The forced marriage between Microsoft and Nokia

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Unless you were in hibernation mode the last few days or were snorkelling somewhere in the middle of pacific you most likely have noticed that Microsoft have swallowed Nokia for a whopping 7.something billion dollars. For those who have kept their eyes open for the past few years you would have noticed this was more of less a forced marriage.

Ever since the early nineties Nokia has been on the forefront of new models, new designs and high quality phones. Were they first observing competition from the neighbour company Ericksson (who later had to hug with Sony ) they successfully slaughtered that intruder however fairly soon after that was taken take off Nokia became sloppy. First the number of new models with increased innovative functions and features started to lag. Secondly the restrictions they imposed on the Symbian platform for developers made those guys running off screaming to Android, iOS and Windows Mobile and in addition to the poor quality and slow development cycle of the OS itself plus that fact they were outgunned by the new emerging mobile OSesĀ  like Windows Mobile, Android and iOS created the strangling status for Nokia to dis-engage from Symbian all-together and opt for choosing a different platform. They sold/licensed the Symbian platform to Accenture and underway got rid of all Symbian developers by moving them to that company as well.

Windows Mobile was the choice Nokia made but in the end they were already too late. Apple and Samsung were dominating the market in addition to some smaller companies like HTC fishing in the same pond Nokia was no longer able to keep up and thus their once so overwhelmingly market dominance was reduced to only a small fraction in just a few years. Given the fact Nokia’s only business is smartphones the sustainability of the Nokia brand was very low. Nokia-Lumia-1020




Then Microsoft. I do have a bit of a love/hate relationship with them. First, and I’m clear in this, they have made my career in the IT industry. I started computing in 1983 right after Commodore released their C64 (great machine that was back in the days) but as soon IBM whacked their first PC onto the market I jump on the MS bandwagon. I’ve had numerous side-tracks with OpenVMS, Tru64, NSK and some other OS’es over the years but there always has been a MS Windows box on my desk. In the beginning with 3.1 via 95/98 to NT and XP resulting in W7 now. (I skipped Vista because that was no software which could be classified as an OS but more a very early dev release which was pushed into the market because marketing wanted so.) On the server side I’ve kept up till W2008 but decided to leave W2012 for what it is. (The emerging cloud market in addition to my professional task require me to spend time in other areas as well.) Microsoft has always had a heart for small computing devices and they started with Windows CE back in the “Palm days” (;-)). The Compaq iPAQ was one of the first devices running this OS and had some very nice features. the development platform was well established so numerous 3rd party apps were available pretty quickly. The problem however was that it never became mainstream and many people did see the Windows CE OS as a smaller brother of the x86 windows variant and they were very reluctant of stability and security issues. Also the timing was a bit off since not many other vendors provided devices suitable for Windows CE it got stuck in limbo. Microsoft did not at first make the move from CE to Mobile and thus were somewhat late on that as well and when Apple launched the iPhone in 2007 and soon after the iPad which also provided the option to share the entire appstore ecosystem including iTunes it became pretty clear that Microsoft was in for a very hard time. The only lifeblood they had was most of all Nokia who decided to use Windows Mobile as their core OS and even though Nokia’s market share was not great the volume of phones they were able to put into the market kept Windows Mobile alive. So in the end you had a struggling company that totally depended on the capabilities of the division of another and vice versa. The decision from both companies to merge is not that difficult to understand in that perspective.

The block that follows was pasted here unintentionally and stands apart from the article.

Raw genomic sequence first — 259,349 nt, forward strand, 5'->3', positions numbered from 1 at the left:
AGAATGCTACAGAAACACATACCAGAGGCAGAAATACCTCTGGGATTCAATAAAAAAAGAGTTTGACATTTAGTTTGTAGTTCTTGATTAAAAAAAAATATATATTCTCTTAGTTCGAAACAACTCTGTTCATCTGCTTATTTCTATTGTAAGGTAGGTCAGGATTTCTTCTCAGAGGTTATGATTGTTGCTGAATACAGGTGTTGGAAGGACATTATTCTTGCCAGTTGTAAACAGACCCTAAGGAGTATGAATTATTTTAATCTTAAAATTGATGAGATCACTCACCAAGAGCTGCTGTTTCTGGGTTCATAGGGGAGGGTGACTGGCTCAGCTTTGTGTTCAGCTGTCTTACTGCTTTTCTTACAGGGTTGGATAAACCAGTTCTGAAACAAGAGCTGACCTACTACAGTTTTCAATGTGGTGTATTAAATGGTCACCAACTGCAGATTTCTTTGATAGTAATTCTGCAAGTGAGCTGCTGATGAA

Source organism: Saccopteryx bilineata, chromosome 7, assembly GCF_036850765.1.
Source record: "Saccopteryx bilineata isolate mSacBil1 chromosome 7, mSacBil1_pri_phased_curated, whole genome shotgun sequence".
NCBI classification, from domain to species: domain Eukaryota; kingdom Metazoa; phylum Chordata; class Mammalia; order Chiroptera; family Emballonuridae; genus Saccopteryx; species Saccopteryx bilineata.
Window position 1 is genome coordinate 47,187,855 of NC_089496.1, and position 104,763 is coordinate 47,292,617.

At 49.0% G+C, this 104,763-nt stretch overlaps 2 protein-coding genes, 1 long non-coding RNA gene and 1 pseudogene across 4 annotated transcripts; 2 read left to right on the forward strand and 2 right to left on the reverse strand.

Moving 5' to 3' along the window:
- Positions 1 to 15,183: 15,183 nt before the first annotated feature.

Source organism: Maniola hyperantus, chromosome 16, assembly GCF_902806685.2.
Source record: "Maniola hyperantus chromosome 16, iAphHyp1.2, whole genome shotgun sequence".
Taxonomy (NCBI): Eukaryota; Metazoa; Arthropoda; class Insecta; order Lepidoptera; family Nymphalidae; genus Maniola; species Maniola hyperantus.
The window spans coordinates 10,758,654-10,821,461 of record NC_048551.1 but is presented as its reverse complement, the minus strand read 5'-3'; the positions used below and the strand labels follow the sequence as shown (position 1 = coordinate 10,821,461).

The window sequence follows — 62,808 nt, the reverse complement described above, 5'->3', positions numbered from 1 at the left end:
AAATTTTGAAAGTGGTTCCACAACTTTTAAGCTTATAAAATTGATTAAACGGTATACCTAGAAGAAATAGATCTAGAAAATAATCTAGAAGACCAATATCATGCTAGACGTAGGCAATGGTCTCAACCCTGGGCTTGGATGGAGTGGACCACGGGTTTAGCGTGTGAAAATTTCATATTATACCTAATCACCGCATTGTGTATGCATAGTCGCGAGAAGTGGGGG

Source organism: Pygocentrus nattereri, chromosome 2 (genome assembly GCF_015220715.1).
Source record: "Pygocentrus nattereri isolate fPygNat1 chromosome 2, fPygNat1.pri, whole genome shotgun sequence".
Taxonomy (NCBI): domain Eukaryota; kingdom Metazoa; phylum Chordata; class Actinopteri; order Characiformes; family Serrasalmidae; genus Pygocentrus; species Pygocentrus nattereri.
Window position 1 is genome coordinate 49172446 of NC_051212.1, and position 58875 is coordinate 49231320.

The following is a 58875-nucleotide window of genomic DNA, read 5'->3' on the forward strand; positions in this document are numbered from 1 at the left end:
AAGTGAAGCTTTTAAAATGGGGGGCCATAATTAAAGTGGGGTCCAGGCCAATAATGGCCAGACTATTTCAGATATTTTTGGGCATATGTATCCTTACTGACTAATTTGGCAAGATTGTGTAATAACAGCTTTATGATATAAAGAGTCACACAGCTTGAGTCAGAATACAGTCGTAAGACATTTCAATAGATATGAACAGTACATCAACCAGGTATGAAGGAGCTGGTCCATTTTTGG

So where now from here? The mobile market is pretty saturated and it will still be very difficult for both entities to keep a foothold in here. The best chances for the combined entity to succeed is to explore other markets which they could benefit from but I’ll leave that to the departing SB and the rest of the smart folks in Redmond.

Cheers,

Erwin

About Erwin van Londen

Master Technical Analyst at Hitachi Data Systems

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